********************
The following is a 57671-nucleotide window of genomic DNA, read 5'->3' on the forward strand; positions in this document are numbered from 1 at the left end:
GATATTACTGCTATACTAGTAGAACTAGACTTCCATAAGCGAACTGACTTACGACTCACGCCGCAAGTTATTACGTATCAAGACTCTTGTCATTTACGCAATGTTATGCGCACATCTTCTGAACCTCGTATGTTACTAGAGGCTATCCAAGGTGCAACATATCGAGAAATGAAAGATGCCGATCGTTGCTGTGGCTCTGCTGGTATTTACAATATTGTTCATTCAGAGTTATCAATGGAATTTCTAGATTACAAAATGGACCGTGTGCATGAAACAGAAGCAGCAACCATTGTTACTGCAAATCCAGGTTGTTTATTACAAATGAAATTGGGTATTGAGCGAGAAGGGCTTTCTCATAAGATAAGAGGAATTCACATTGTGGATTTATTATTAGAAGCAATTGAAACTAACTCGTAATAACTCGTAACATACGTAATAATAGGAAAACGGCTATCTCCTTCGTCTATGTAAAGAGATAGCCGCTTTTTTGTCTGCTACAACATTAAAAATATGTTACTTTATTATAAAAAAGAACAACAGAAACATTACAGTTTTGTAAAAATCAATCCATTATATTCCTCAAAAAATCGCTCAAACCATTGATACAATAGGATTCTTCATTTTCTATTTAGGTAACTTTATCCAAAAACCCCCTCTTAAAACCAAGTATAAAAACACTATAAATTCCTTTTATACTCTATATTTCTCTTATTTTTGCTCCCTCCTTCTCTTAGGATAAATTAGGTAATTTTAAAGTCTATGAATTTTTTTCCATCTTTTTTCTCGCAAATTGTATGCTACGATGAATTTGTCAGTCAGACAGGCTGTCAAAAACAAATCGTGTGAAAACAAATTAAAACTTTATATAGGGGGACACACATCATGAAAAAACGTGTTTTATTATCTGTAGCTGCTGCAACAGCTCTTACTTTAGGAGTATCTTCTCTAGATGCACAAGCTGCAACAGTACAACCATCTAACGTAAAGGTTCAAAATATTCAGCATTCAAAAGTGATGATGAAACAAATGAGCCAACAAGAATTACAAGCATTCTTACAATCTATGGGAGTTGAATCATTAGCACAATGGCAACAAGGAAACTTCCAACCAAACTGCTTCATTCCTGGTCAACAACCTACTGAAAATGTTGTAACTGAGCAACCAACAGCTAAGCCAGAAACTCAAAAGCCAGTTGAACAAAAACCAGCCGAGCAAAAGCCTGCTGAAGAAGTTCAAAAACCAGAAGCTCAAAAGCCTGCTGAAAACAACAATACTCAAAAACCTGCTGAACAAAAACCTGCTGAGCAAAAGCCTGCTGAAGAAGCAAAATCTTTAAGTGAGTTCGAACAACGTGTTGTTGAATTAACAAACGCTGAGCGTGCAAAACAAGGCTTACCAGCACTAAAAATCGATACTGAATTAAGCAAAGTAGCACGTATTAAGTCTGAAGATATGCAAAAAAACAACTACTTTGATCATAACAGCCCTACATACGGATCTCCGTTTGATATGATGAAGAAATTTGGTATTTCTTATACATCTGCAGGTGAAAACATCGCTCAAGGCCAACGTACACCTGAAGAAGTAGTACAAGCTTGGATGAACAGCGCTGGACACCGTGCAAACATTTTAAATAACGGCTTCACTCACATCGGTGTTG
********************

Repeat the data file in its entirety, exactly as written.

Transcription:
The following is a 57671-nucleotide window of genomic DNA, read 5'->3' on the forward strand; positions in this document are numbered from 1 at the left end:
GATATTACTGCTATACTAGTAGAACTAGACTTCCATAAGCGAACTGACTTACGACTCACGCCGCAAGTTATTACGTATCAAGACTCTTGTCATTTACGCAATGTTATGCGCACATCTTCTGAACCTCGTATGTTACTAGAGGCTATCCAAGGTGCAACATATCGAGAAATGAAAGATGCCGATCGTTGCTGTGGCTCTGCTGGTATTTACAATATTGTTCATTCAGAGTTATCAATGGAATTTCTAGATTACAAAATGGACCGTGTGCATGAAACAGAAGCAGCAACCATTGTTACTGCAAATCCAGGTTGTTTATTACAAATGAAATTGGGTATTGAGCGAGAAGGGCTTTCTCATAAGATAAGAGGAATTCACATTGTGGATTTATTATTAGAAGCAATTGAAACTAACTCGTAATAACTCGTAACATACGTAATAATAGGAAAACGGCTATCTCCTTCGTCTATGTAAAGAGATAGCCGCTTTTTTGTCTGCTACAACATTAAAAATATGTTACTTTATTATAAAAAAGAACAACAGAAACATTACAGTTTTGTAAAAATCAATCCATTATATTCCTCAAAAAATCGCTCAAACCATTGATACAATAGGATTCTTCATTTTCTATTTAGGTAACTTTATCCAAAAACCCCCTCTTAAAACCAAGTATAAAAACACTATAAATTCCTTTTATACTCTATATTTCTCTTATTTTTGCTCCCTCCTTCTCTTAGGATAAATTAGGTAATTTTAAAGTCTATGAATTTTTTTCCATCTTTTTTCTCGCAAATTGTATGCTACGATGAATTTGTCAGTCAGACAGGCTGTCAAAAACAAATCGTGTGAAAACAAATTAAAACTTTATATAGGGGGACACACATCATGAAAAAACGTGTTTTATTATCTGTAGCTGCTGCAACAGCTCTTACTTTAGGAGTATCTTCTCTAGATGCACAAGCTGCAACAGTACAACCATCTAACGTAAAGGTTCAAAATATTCAGCATTCAAAAGTGATGATGAAACAAATGAGCCAACAAGAATTACAAGCATTCTTACAATCTATGGGAGTTGAATCATTAGCACAATGGCAACAAGGAAACTTCCAACCAAACTGCTTCATTCCTGGTCAACAACCTACTGAAAATGTTGTAACTGAGCAACCAACAGCTAAGCCAGAAACTCAAAAGCCAGTTGAACAAAAACCAGCCGAGCAAAAGCCTGCTGAAGAAGTTCAAAAACCAGAAGCTCAAAAGCCTGCTGAAAACAACAATACTCAAAAACCTGCTGAACAAAAACCTGCTGAGCAAAAGCCTGCTGAAGAAGCAAAATCTTTAAGTGAGTTCGAACAACGTGTTGTTGAATTAACAAACGCTGAGCGTGCAAAACAAGGCTTACCAGCACTAAAAATCGATACTGAATTAAGCAAAGTAGCACGTATTAAGTCTGAAGATATGCAAAAAAACAACTACTTTGATCATAACAGCCCTACATACGGATCTCCGTTTGATATGATGAAGAAATTTGGTATTTCTTATACATCTGCAGGTGAAAACATCGCTCAAGGCCAACGTACACCTGAAGAAGTAGTACAAGCTTGGATGAACAGCGCTGGACACCGTGCAAACATTTTAAATAACGGCTTCACTCACATCGGTGTTG